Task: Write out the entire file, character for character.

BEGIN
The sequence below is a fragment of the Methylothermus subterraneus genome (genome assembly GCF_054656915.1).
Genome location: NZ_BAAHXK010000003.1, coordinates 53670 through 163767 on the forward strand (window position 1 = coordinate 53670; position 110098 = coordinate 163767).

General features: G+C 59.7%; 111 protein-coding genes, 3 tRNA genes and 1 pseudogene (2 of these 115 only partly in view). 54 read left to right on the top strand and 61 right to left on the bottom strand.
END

The sequence below is a fragment of the Methylothermus subterraneus genome (genome assembly GCF_054656915.1).
Genome location: NZ_BAAHXK010000003.1, coordinates 53670 through 163767 on the forward strand (window position 1 = coordinate 53670; position 110098 = coordinate 163767).

General features: G+C 59.7%; 111 protein-coding genes, 3 tRNA genes and 1 pseudogene (2 of these 115 only partly in view). 54 read left to right on the top strand and 61 right to left on the bottom strand.